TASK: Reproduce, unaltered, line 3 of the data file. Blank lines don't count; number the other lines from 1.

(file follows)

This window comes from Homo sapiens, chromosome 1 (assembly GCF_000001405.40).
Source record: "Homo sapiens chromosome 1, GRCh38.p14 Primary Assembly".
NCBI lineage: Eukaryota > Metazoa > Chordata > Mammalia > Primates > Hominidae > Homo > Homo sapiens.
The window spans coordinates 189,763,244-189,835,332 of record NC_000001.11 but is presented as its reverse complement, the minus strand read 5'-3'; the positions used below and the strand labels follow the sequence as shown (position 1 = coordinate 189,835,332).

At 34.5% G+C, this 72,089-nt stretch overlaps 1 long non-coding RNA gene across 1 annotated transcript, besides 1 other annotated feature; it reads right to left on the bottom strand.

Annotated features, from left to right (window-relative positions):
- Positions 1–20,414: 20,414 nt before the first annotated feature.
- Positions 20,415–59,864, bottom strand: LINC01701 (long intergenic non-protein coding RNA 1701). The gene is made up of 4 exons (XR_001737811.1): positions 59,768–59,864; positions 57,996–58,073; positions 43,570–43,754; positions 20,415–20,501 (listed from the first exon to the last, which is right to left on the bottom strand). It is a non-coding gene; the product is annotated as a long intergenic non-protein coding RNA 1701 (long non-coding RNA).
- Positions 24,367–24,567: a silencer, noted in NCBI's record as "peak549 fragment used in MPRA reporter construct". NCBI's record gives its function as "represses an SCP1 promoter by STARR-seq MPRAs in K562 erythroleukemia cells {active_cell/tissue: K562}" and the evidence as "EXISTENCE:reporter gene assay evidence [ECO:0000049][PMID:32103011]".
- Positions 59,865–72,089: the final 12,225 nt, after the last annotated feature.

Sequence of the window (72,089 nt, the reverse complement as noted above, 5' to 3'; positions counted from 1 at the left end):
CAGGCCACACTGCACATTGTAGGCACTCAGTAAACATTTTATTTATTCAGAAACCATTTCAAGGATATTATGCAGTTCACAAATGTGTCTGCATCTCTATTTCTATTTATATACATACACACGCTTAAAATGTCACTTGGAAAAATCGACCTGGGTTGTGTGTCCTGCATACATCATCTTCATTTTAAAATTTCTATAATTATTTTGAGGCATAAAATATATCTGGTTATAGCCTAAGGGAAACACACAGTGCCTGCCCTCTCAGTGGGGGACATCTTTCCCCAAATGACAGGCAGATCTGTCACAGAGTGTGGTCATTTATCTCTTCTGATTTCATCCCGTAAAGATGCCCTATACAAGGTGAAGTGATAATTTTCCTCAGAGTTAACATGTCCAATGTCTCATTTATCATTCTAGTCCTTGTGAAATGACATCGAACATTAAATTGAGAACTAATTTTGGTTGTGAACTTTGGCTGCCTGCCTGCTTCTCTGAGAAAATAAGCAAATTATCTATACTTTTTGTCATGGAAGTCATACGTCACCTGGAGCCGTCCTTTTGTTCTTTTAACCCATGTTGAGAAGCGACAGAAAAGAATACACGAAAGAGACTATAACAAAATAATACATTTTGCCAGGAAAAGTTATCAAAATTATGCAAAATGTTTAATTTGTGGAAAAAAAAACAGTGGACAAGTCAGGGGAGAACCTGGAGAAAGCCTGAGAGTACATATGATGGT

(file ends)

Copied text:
NCBI lineage: Eukaryota > Metazoa > Chordata > Mammalia > Primates > Hominidae > Homo > Homo sapiens.